Ottawa record store marks 40 years in business
Compact Music celebrates big anniversary on Record Store Day
If it weren't for a well-timed record sale in the 1980s, brothers James and Ian Boyd might not be marking four decades in business.
The pair were at a record show in New York City, selling copies of a newly-released Bruce Springsteen album — one which, at the time, was only available in Canada.
They sold more than 50 copies of the album at that show. Only days later, it would be released in the United States.
The profit they made allowed them to buy new records to sell at their Ottawa shop, Compact Music, which this weekend celebrated its 40th anniversary.
"We used to go to... record shows and stuff all over the place: Montreal, Toronto, Philadelphia, New York," James told CBC Radio's In Town and Out.
"We've been together all these years and, even though we do have our moments, it still works."
2 locations still thriving
Compact Music is one of the city's longest running independent music retailers, with two locations on Bank Street — one downtown and one in the Glebe.
The two brothers told In Town and Out they have plenty of amusing stories over the past four decades, including a time when the store got a mysterious envelope containing $150 from a former University of Ottawa student.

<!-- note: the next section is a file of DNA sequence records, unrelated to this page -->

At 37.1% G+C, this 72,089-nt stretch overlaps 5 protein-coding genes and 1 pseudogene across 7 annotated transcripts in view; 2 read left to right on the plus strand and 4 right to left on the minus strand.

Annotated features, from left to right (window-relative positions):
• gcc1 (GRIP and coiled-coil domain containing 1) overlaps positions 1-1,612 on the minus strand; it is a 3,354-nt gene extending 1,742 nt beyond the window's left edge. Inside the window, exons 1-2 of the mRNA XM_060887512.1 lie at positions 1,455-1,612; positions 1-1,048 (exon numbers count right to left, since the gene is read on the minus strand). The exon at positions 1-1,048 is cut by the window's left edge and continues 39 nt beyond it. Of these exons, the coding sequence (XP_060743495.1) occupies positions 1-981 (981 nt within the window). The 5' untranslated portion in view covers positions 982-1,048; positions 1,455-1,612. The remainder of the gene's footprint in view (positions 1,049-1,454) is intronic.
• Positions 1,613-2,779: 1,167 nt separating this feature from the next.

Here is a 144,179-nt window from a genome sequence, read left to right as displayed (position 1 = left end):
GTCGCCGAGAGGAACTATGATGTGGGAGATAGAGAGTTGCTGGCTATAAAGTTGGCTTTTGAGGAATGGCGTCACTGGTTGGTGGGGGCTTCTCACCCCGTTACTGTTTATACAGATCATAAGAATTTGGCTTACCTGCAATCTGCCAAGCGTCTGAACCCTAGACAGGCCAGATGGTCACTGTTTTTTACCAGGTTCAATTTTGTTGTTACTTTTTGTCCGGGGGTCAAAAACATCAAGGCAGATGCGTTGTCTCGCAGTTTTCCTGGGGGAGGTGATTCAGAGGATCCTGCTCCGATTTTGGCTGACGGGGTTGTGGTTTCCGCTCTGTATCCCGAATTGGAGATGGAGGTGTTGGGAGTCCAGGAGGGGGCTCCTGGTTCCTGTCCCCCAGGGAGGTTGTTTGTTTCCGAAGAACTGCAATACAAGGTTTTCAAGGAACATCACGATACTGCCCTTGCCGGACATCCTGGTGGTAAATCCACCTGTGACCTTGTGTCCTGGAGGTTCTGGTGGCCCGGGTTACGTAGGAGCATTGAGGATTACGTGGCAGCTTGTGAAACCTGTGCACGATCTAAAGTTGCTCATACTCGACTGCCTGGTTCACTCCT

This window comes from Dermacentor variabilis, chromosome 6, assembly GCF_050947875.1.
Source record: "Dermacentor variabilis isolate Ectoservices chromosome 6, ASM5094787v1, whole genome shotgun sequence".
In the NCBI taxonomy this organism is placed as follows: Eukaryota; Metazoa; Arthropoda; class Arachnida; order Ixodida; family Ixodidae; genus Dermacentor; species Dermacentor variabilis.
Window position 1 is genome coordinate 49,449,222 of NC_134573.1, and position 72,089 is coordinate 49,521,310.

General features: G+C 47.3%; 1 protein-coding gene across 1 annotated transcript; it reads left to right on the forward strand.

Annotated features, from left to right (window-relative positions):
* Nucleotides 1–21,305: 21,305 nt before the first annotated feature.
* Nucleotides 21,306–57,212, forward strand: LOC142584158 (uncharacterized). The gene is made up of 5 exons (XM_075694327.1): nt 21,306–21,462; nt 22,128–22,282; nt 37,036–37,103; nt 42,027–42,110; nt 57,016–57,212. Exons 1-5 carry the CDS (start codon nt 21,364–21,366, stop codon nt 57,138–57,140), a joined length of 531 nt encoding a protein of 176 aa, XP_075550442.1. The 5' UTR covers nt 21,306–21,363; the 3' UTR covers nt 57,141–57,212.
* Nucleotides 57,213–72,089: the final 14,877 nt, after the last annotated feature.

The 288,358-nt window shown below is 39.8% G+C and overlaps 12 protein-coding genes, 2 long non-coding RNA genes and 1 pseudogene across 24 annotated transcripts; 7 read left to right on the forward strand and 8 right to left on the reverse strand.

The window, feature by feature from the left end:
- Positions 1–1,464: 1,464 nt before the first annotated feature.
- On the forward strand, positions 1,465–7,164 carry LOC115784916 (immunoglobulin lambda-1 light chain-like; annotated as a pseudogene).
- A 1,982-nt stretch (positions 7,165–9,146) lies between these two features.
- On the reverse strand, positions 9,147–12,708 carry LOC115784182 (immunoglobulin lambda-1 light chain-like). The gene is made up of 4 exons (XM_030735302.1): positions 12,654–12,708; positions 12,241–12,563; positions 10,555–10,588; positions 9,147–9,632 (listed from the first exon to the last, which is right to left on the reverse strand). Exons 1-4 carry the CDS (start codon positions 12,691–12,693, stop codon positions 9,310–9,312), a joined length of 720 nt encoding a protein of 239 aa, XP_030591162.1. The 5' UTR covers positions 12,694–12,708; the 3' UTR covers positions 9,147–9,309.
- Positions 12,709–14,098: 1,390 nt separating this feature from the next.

The student wrote that the money was to compensate the store for records he stole while in university.
"There's a lot of fun in what we do," Ian said. "Every day you'll always hear something new."
The store's anniversary, coincidentally, fell on the the same date as Record Store Day.
The brothers said they witnessed first-hand the decline of vinyl and cassettes and the rise of digital music, even closing down their stores at one point around 1988.
But the pair eventually changed their minds and, a few years later, launched Compact Music all over again.
"We morphed our store a number of times," Ian said. "We've always felt we would go after the 20 per cent of people who value listening to music at home, and that would be our market. And [that decision's] always served us well."
James said that one his favourite parts of the job is having the opportunity to listen to music some people may never hear.
"Really, the best music doesn't sell," he said.
"There are the ones where you can, you know, sell multiple, lots of copies. Then you get the smaller bands that do fine — but most people don't even know who they are."
CBC Radio's In Town and Out